Tuesday, December 2, 2014
Julianne Moore. There, I said it. That’s a name you’re likely going to be hearing a lot in the coming weeks, hell, probably months. She is the surest thing to come out of this year’s awards race. Ever since I saw her incredibly moving performance in “Still Alice”, back in September, it seemed like a no-brainer. Based on Lisa Genova’s 2007 best-selling novel, the film is a striking look at the nastiness and brutality that falls upon an American family when one of their loved ones is diagnosed with Alzheimer’s disease. Moore is ever so brilliant in the movie, encompassing the way a person can lose track of herself and her own identity even when she tries ever so hard to retain it. Just through Moore’s eyes you can witness the slow detachment Alice is going through from society, friends, family, and herself. It’s a devastating film because, just like Alice, her ever deteriorating brain keeps getting erased of its precious memories without you even noticing the effects – it isn’t until the last few scenes that the devastation this disease has caused hits you.
“Still Alice” has some of the hardest scenes to watch of any movie this year, but it’s all so worth it for the humbling journey that is involved with it. Indie filmmakers Wash Westmoreland and Richard Glatzer don’t try to pull at the heartstrings, they just tell their story in the simplest way possible, and why wouldn’t they? They have Julianne Moore at their disposal, one of the great actresses of our time (“Short Cuts”, “The Kids Are All Right”, “Boogie Nights”, “Far From Heaven”, “Safe”, “Magnolia”, “Children of Men”, “The Hours” and even next year’s “Maps to the Stars” directed by David Cronenberg, in which she plays a down-and-out actress, desperate for her next big shot). Every time she’s on screen, Cronenberg’s film ignites with excitement and his pitch black Hollywood satire gets even darker.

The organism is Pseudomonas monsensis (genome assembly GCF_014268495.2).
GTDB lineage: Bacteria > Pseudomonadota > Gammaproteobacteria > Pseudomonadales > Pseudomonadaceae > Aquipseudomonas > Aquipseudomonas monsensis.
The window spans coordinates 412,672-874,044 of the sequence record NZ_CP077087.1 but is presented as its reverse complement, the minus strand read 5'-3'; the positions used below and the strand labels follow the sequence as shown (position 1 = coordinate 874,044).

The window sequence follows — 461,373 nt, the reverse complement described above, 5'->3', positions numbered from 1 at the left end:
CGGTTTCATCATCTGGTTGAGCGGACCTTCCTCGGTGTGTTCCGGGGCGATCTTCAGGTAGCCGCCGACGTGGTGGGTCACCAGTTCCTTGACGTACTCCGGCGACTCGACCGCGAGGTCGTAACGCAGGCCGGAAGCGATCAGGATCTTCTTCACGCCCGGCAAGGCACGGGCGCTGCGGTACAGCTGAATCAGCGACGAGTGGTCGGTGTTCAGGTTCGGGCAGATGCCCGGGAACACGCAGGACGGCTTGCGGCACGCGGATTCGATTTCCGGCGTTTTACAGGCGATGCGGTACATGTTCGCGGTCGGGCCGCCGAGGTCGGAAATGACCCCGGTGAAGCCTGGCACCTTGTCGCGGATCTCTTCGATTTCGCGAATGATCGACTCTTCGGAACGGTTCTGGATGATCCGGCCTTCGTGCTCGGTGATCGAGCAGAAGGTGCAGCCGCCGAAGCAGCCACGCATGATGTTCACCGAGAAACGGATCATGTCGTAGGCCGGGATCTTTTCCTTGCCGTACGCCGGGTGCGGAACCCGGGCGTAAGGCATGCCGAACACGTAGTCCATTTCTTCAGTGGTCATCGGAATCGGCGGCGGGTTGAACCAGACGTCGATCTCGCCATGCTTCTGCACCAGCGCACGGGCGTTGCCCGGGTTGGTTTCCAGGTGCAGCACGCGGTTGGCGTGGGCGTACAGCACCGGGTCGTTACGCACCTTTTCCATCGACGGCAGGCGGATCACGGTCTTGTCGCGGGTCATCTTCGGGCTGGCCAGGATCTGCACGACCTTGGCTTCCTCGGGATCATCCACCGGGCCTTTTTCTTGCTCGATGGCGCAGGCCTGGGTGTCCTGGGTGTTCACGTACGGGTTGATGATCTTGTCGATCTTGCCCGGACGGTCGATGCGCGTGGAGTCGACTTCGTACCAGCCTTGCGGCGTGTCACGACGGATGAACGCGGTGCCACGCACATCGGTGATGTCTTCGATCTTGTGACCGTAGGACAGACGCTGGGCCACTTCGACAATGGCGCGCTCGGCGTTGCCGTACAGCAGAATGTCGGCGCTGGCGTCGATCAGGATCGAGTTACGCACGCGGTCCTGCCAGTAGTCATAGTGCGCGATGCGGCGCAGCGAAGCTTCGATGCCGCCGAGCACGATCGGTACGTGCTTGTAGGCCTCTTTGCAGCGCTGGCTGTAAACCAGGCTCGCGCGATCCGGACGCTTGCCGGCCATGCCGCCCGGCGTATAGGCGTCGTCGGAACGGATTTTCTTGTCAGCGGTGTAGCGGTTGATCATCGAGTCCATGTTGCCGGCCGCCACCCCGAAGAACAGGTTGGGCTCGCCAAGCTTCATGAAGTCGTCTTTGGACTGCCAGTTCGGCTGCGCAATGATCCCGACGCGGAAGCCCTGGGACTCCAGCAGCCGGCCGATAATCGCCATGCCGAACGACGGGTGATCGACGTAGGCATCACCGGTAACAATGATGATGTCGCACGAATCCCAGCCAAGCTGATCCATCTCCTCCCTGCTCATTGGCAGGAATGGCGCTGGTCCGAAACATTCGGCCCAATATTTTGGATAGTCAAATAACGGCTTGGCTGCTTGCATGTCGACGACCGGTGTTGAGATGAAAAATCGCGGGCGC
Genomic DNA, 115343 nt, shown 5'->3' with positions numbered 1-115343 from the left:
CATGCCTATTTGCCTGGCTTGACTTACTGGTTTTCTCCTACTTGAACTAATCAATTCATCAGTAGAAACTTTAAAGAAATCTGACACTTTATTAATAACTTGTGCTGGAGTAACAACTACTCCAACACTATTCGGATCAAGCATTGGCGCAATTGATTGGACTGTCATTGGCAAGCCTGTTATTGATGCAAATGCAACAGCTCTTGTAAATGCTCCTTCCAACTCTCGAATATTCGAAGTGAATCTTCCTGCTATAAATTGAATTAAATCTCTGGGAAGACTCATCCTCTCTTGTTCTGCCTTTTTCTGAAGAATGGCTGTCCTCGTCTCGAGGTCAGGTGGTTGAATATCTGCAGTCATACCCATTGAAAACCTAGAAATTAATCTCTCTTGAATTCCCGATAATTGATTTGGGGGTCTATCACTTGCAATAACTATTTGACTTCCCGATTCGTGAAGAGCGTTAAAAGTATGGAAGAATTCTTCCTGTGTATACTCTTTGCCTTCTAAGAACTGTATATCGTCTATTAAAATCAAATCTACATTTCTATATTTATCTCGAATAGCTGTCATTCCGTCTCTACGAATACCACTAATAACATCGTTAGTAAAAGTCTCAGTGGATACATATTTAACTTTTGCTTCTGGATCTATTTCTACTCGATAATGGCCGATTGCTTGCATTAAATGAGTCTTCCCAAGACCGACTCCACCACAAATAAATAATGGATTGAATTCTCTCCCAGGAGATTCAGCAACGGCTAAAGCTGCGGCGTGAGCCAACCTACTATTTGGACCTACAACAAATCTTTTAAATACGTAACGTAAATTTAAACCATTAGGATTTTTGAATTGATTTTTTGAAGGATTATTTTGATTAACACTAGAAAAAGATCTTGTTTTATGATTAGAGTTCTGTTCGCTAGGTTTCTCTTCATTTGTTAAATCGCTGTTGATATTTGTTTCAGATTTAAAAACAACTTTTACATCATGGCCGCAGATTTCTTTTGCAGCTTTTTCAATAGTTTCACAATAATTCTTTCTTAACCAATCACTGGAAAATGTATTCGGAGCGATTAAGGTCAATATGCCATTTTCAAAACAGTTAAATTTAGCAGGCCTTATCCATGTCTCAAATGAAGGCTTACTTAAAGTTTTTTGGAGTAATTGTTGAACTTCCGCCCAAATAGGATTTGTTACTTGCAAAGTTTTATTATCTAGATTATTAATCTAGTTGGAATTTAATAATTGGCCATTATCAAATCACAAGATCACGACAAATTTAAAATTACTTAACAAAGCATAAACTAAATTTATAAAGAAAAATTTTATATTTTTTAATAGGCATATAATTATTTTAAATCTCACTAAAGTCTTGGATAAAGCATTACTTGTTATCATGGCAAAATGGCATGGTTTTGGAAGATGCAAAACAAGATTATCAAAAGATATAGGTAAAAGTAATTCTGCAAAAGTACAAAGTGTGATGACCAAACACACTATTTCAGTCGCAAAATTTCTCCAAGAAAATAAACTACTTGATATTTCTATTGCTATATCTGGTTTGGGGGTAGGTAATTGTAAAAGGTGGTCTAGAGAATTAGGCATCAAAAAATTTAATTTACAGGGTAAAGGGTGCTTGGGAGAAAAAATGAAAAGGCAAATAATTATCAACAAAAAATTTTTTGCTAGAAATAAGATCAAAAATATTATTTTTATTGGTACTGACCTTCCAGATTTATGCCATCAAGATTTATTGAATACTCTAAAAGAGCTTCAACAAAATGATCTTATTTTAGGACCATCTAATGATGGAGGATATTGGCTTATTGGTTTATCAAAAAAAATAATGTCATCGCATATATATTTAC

If Moore is the surest thing to come out of this year’s race, it doesn’t mean that the other nominees should pack it up and call it a night. For example, if Reese Witherspoon hadn’t won back in 2006 for “Walk the Line” we’d be talking about a close race to the finish. Witherspoon’s work in Jean-Marc Vallée’s “Wild” is astounding, equaling her Best Actress work as June Carter Cash. Coming out next week, the same week “Still Alice” is released, Vallée’s film is a stirring portrait of love, despair and hope. You can call it “Eat, Pray, Hike”, but that’s where comparisons should end with that Julia Roberts vehicle. Vallée, who directed last year’s “Dallas Buyers Club”, is an artist through and through. Ever since his beginnings in Quebec cinema I’ve kept a watchful eye on him. Just check out “Café de Flore” or “C.R.A.Z.Y” to see how great of a filmmaker he can truly be.